Quote Originally Posted by Farrsolo View Post
    Thanks for the replies this far, they are positive which I like. I agree with last few replies, it is hard to guide or provide guidance if you don't know the goal.

    The website, without giving it away can compare to Facebook, Kijiji, Twitter, Web Design Forum (haha) etc...it's isn't a social networking site, but it will allow the general public to access the site, with a free membership. The members will be allowed to upload/download/pm/open chat. There will be options for premium services which will require payment, so CC processing, PAYPAL, Secure Checkout are all options. Data storage will be another big factor when building the site and choosing a host.

    It will not be a flashy/intense graphics site, probably not even unique, but there is a market for it, a need for it. People will use the site. I can't see the site becoming international, but it will start locally, here in Ontario, Canada, then possibly nationwide.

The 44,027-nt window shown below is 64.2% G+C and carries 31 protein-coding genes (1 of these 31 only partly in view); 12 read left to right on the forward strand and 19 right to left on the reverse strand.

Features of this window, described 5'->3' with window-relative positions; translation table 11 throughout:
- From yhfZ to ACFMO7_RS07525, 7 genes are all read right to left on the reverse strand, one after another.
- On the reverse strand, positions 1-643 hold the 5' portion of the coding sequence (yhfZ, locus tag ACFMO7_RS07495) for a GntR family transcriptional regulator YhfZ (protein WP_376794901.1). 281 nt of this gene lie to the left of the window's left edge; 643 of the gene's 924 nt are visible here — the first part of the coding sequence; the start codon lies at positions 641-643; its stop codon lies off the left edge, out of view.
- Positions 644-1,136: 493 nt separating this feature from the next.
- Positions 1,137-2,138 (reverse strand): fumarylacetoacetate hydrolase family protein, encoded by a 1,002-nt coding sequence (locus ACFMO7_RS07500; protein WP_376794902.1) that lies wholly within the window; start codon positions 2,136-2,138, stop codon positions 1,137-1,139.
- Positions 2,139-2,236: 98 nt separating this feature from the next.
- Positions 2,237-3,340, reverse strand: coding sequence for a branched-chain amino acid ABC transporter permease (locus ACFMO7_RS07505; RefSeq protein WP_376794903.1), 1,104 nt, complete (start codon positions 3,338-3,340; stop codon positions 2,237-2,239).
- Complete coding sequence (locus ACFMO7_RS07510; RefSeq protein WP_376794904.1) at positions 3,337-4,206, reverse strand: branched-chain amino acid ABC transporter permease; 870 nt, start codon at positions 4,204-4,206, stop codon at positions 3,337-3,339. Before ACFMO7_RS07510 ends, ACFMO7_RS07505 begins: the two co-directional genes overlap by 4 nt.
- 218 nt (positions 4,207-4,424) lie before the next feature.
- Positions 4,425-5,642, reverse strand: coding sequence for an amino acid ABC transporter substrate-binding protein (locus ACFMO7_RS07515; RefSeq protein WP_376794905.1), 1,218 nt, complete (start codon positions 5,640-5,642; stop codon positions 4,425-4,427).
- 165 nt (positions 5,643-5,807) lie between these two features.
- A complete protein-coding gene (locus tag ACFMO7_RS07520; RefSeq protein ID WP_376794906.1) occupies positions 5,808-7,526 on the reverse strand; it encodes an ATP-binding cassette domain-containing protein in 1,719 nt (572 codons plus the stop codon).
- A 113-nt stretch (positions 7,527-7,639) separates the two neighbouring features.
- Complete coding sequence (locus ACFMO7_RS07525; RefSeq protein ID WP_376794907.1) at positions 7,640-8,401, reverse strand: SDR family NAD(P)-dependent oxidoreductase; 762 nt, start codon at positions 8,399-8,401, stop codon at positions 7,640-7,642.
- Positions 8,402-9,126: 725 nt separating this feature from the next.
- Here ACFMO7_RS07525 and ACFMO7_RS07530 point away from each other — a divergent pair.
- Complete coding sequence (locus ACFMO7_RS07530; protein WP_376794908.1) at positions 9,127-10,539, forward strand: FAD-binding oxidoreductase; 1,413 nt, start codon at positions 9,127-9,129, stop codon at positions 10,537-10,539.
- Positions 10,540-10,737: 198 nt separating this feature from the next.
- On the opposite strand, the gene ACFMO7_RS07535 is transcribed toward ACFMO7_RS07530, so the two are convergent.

I chose not to start with the site idea, simply because any replies with tips or direction would most likely be jargon to me because I am so new. I would get lost almost immediately. But now that you know the site idea and my skill level.

    My idea when I started the thread, was everyone started somewhere. Either in class, you must have had a good book or resource you can remember. People who started on their own, website or online (work at your own pace program) free or fee. Start with the basics Notepad or Notepad++ that was mentioned above.

    I would like to build this site as fast as possible, but along the way learn how I did it. If that means a year or two or 5that's fine. Building this site would be a stepping stone, from here I could offer services (freelance type work)

    Thanks!